Making my way south from Thailand, I knew the one spot in Malaysia I wanted to visit was George Town. The largest town on the island of Penang, George Town is a mix of Chinese, Indian, and Malay. The result is a smorgasbord of delicious food that you can lose yourself in for days. While food usually reigns supreme in my travels, the real reason I wanted to spend time around George Town was for the street art.
In 2012, the Penang’s George Town Festival commissioned Lithuanian artist Ernest Zacharevic to paint several murals around the city. The paintings were a huge success bringing life to old city walls and making George Town a prime destination for domestic and international tourists. Since 2012, many other artists have gathered in George Town and have begun adding their own art to the walls. Exploring the city looking for artwork was a great way to spend a couple of days, even in the scorching sun. Enjoy a look at some of my favorite pieces:
It was so cool walking around and checking out the street art, exploring areas trying to find artwork that was not on any map or guide. Besides the paintings, there are iron wrought sculptures all around the city that contain little bits of history about Penang. Between the street art and informational sculptures, George Town is a wonderful place to explore on foot, bicycle, or local trishaw.
I arrived in Penang on November 19th and decided to stick around for at least one week in order to find people to spend Thanksgiving with. I had a great Couchsurfing host and went to my first Couchsurfing meeting ever in hopes of finding people to celebrate with. Before the night had ended I had found a group of people to celebrate Thanksgiving with and made plans for the special day.
Using one wok, one rice cooker, two pans, and a bread toaster we cooked up a basic yet delicious combination of mashed potatoes, mac & cheese, stuffing, string beans with garlic, and roasted chicken. Frozen turkeys were very expensive in the Malay shopping centers and I wasn’t able to find an oven anywhere. The roasted chicken was a good substitute, but I will admit that something felt a bit off. Nonetheless, my Thanksgiving was a delightful day of cooking, eating, drinking, and lounging in a swimming pool. From my last Thanksgiving in Israel to the one in Malaysia, I am thankful for so much, but mainly for all the people in my life (old & new, near & far).
A New Project
The longer you spend in a place the more likely you’ll have a good story to tell for it. I came to Penang to eat a diverse amount of food and snap pictures of cool street art around the city. As I am writing this I am still here– rare for one of my posts as I am usually on the move. During my first ten days in Penang I got given the chance to take a risk financially and I took it. I know it wasn't the wisest decision ever, but I am excited to see how it turns out. Either way, success or failure, it will be a great story to tell.
So what the hell am I talking about?
I am opening a hostel in the heart of George Town’s UNESCO Heritage Site. The building is beautiful 100-year old colonial building that recently underwent a few renovations on the inside.
I met two fellow travelers, one American and one Malaysian, who were opening up a hostel in George Town and needed one additional partner for the project. I asked question after question in order to better understand the business plan, why they thought it would be successful in a place already filled with hostels, and what it would take to get it started.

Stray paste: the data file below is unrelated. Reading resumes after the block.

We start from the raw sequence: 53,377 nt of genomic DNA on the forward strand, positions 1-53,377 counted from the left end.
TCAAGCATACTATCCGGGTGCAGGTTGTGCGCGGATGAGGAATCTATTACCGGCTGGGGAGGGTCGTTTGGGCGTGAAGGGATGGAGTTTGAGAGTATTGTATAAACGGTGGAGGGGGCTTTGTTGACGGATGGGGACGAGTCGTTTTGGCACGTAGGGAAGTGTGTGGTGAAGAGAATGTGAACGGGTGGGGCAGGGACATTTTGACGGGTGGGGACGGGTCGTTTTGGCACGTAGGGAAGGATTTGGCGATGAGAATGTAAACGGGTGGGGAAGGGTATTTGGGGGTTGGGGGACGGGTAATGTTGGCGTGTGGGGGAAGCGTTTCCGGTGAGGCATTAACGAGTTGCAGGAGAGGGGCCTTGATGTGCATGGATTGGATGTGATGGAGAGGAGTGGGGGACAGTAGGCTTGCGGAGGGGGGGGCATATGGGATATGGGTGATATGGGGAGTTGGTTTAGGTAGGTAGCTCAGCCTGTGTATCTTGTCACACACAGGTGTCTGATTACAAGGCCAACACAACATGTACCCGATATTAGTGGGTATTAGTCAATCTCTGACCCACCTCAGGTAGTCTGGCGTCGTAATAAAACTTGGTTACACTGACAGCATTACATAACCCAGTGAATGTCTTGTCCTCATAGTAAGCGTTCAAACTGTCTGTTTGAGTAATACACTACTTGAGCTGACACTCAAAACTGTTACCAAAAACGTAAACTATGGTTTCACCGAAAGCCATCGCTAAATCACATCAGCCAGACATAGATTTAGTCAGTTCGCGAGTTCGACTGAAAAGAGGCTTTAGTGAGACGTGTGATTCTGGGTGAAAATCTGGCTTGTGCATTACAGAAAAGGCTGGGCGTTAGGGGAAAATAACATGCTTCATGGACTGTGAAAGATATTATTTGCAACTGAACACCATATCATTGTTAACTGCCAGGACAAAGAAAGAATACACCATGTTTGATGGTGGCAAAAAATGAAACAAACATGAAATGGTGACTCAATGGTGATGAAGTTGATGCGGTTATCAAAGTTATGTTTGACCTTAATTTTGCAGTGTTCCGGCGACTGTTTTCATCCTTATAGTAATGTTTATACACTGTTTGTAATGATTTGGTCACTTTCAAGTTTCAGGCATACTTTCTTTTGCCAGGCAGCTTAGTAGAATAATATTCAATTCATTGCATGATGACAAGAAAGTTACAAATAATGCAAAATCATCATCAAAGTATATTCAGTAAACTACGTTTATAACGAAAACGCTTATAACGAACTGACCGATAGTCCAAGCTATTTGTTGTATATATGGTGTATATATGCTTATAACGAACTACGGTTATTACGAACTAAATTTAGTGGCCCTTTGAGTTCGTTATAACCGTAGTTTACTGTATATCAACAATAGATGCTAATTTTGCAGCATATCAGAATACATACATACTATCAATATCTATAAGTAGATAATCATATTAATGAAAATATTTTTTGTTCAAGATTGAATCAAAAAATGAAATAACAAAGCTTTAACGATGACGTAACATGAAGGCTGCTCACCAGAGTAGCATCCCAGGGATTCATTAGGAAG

Even with a full-proof plan, I think there was a small lack of common sense in deciding to open a business with two people I had only met a week earlier. However, the combination of having no idea where I wanted to go next and being interested in starting my own business left me considering that fact that it may be a perfect time to take a risk. I want to gain experience now on how to run a business and I don’t mind failing when I have no one depending on me besides myself.
The positive side to starting a business abroad is that it costs far less than it would back in the United States. For the same amount of money I wouldn’t be able to do very much back home. As a traveler, it is wonderful because I now have a home base in South East Asia. The negative side to starting a business abroad is having a very small grasp on how the system works here and what could go wrong.
In a previous post, I mentioned how I prefer to be a guest at a hostel than work behind the desk and it is still true. Even though I am starting a hostel, I won’t be running it full time. My number one goal remains returning home to live my life with friends and family midway through 2016. I have been spending my time working on the hostel, overseeing renovations, cleaning, navigating Malay bureaucracy, and doing all the little things that are necessary to run a business smoothly. New things pop up every day and I often find myself shaking my head wondering how I could have overlooked something so simple. Navigating Malaysia's bureaucracy is an adventure on its own. I will never understand why simple paperwork filings can take weeks or how workers can show up with five minutes notice and help with the installation of something.
After only three weeks of having the building, we were ready to welcome guests to hang out at the bar and have slowly opened up a few rooms. Luckily, my Malaysian business partner, Alex, has run a hostel before and his experience has been invaluable to covering all the bases. My other partner, Aaron the American, is a budding finance and accounting wizard. Between the three of us we have made a good team and I am excited to see how everything unfolds.